Michael Jordan and Me

Benjamin Markovits

I grew up in Texas with two obsessions: basketball and Romantic verse. Satisfaction of both lay readily at hand. We had a hoop out back overlooked by the kitchen of a curry-house which sent its smell of spice and soapy water across the court. (Another neighbour once took a shotgun to the lights when I had stayed out late, banging the ball on the cement; I came back the next night and played in the dark.) Around the corner stood Half Price Books, which in my childhood lived up to its name. Both obsessions had their heroes: Byron among the Romantics – principally, I think, for his rudeness, but partly because he captured the essence of my other, still breathing hero, Michael Jordan. ‘Half dust, half deity’, Byron wrote of man’s estate, but I applied his meaning more specifically. ‘Alike unfit to sink or soar’ seemed to describe that hanging space, a few feet off the ground, in which Jordan lived.

Jordan has presided over some of my happiest and loneliest years, a figure on the box in the evening and in the papers in the morning – a kind of home-town weather, looked up regardless of where a traveller happens to find himself. He inspired me, among other things, to try my own hand at professional basketball, though I lacked the talent to play in America. In that first aimless summer after university, Interrailing through Europe, sneakers in my bag and a ball in hand, I hoped to fill the position variously titled ‘small forward’, ‘swingman’, ‘three spot’. And he followed me there, as I stayed up till five one morning at a sports bar in Hamburg to watch him win his fourth championship.

G.H. Hardy once said, regarding Don Bradman, that it is a highbrow in the worst sense of the word who doesn’t appreciate the true swell. Jordan is the true swell, handsome and fashionable, nice to strangers and children, and generally acknowledged to be the best player in history – not as an article of faith but as a matter of definition – in what is considered by Americans to be the most difficult and graceful of games. Yet unlike Ali, a black American of comparable charm and skill, Jordan has never made politics part of his appeal, and his popularity among both highbrows and ordinary joes is harder to explain. He is famous only for being almost perfect at what he does, and gracious in his perfection.

This was the root of the worry and surprise (not to mention pleasure) that greeted his announcement last September: that, aged 38, he would return for a second time to play basketball, joining the team he had owned, the Washington Wizards. He’ll spoil things, people said, as they said the last time he came out of retirement, but now with greater conviction. But though I had my doubts, I kept quiet. I had never seen him play before in his splendid flesh. This would be my chance. So I booked my flight to Washington and bribed a local friend to join the queues already lining up for tickets, to see the man whose statue in Chicago proclaimed him the best there ever was, the best there ever will be.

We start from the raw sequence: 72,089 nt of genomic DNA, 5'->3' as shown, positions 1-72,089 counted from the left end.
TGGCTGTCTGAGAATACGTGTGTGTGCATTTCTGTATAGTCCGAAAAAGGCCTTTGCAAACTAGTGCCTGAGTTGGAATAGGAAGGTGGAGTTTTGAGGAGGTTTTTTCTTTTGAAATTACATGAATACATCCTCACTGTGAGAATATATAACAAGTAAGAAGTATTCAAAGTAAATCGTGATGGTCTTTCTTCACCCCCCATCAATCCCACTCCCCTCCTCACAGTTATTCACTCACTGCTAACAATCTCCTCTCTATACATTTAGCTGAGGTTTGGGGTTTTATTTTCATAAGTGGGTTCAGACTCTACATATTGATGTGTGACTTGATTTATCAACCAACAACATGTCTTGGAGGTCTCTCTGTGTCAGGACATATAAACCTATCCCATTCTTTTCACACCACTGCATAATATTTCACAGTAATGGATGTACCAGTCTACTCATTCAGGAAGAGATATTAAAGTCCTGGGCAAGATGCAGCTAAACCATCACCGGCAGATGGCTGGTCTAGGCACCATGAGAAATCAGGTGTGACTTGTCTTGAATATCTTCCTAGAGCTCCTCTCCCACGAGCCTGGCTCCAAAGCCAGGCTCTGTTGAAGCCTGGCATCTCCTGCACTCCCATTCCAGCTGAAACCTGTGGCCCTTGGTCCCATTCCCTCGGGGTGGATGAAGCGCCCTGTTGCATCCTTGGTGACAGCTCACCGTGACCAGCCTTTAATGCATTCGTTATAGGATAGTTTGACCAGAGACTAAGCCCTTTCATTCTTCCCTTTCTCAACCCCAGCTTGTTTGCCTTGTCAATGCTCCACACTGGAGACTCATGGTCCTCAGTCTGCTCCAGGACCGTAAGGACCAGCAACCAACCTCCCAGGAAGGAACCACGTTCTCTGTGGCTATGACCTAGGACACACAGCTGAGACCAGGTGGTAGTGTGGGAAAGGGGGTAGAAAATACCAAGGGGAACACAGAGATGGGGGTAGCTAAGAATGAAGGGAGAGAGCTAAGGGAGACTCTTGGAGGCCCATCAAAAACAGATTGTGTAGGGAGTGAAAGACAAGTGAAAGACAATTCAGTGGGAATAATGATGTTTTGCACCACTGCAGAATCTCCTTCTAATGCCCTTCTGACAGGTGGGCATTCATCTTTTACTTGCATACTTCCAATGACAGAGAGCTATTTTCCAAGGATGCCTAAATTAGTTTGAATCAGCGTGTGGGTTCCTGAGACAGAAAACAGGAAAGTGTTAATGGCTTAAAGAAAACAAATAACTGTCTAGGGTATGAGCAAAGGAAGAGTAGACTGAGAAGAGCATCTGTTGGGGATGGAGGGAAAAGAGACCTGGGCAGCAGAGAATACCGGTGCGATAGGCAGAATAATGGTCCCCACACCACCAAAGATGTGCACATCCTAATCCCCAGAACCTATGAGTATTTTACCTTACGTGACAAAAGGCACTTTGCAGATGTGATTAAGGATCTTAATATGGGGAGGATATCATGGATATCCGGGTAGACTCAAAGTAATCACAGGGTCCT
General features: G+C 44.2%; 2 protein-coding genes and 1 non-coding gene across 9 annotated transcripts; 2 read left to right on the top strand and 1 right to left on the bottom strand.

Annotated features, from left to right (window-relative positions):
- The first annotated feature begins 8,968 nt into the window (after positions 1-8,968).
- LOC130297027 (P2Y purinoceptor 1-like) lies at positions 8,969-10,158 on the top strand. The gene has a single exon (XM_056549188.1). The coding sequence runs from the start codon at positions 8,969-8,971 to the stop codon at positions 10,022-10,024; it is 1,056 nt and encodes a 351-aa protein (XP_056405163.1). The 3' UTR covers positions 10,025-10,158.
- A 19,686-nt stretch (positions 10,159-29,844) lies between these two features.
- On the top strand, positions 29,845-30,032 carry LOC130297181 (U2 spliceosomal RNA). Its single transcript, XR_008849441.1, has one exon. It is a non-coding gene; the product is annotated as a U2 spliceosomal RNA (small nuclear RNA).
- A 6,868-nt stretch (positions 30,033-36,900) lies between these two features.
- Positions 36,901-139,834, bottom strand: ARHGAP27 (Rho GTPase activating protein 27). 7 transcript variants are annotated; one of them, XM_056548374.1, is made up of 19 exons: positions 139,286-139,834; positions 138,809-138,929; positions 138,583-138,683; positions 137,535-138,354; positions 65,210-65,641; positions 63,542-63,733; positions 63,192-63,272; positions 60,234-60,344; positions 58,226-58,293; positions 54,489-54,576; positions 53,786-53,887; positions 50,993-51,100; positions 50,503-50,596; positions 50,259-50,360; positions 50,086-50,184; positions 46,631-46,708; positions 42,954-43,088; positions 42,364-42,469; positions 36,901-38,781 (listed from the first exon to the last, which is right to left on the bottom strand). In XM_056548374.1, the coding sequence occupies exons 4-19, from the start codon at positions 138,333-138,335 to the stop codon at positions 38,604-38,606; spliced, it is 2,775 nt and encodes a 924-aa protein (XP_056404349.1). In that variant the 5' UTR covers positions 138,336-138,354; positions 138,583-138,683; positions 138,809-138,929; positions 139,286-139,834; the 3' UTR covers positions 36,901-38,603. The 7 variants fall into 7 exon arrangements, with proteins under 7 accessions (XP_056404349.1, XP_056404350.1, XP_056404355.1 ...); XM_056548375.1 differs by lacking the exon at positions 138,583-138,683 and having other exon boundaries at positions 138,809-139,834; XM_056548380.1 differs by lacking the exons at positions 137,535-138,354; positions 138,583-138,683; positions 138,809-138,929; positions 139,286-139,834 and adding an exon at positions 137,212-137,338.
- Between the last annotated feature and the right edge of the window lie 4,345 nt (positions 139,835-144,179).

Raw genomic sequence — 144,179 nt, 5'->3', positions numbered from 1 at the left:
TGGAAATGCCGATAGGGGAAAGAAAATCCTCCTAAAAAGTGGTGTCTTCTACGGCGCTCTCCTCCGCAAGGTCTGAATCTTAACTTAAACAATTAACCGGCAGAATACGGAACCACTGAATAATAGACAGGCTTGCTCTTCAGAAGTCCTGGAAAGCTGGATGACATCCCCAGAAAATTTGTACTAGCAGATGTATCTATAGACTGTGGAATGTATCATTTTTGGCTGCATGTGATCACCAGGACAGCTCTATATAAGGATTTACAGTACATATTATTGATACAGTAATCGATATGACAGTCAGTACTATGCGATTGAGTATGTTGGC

Basketball offers the scope for such a claim. It is the most democratic of games, allowing each player a free and equal hand with the ball. Broadly speaking, and unlike in soccer, say, everyone does everything. Jordan not only holds most of the scoring records, he is one of the best passers the game has known, and possibly the best defender, too. His genius used to make a nonsense of practice. Generally, players are divided into big and small. At 6'6" and 15 stone, Jordan belonged to the latter category, but he insisted on joining the big men at what is called their ‘post’ work. Big men become big by reaching seven feet in height and 20 stone in weight – but Jordan beat them at their game as well.

Had beaten them, I should say. No longer, it seemed, as October rolled on, and the season began. He looked tired and slow during his first game back. A battling performance left him with a shot to win in the final second – and everyone gasped a little as it banged awkwardly off the rim. I turned to bed with an even greater sense of loneliness: who would have thought that the gods of our youth would grow old? Ordinary human weakness had crept into his game. No one could understand why he had joined the Wizards, of all teams – a woeful collection of busts and left-overs that had won fewer than a quarter of its games the previous year. Jordan had failed as an executive, firing overpaid players, but leaving little behind. There was an air of bravado about his return, an old man shucking shirt and tie to clean up the mess he had made for himself. Only now he seemed to lack the skill for the job. Well, he deserved a deeper faith than that, and I would bide my time.

Time helped little, at first. In November, the Wizards proved no better than the year before – slightly worse in fact, as Jordan’s team-mates stood in awe of their former boss, and left him to muddle on by himself. He still came near the top of the league in scoring, but only from the excess of his opportunities. ‘Floor Jordan’, a writer dubbed him, bound to the hardwood he once sprang from so lightly. He had never lost so much in his life, eight games on the trot. And somehow this bothered me more than anything. Jordan, a man skilled in all ways of contending, had the gift of winning even when his side was outclassed, and I had supposed it would last into his middle age. I had seats for the ninth game, against a young Boston Celtics team whose stars had grown up idolising their diminished opponent.

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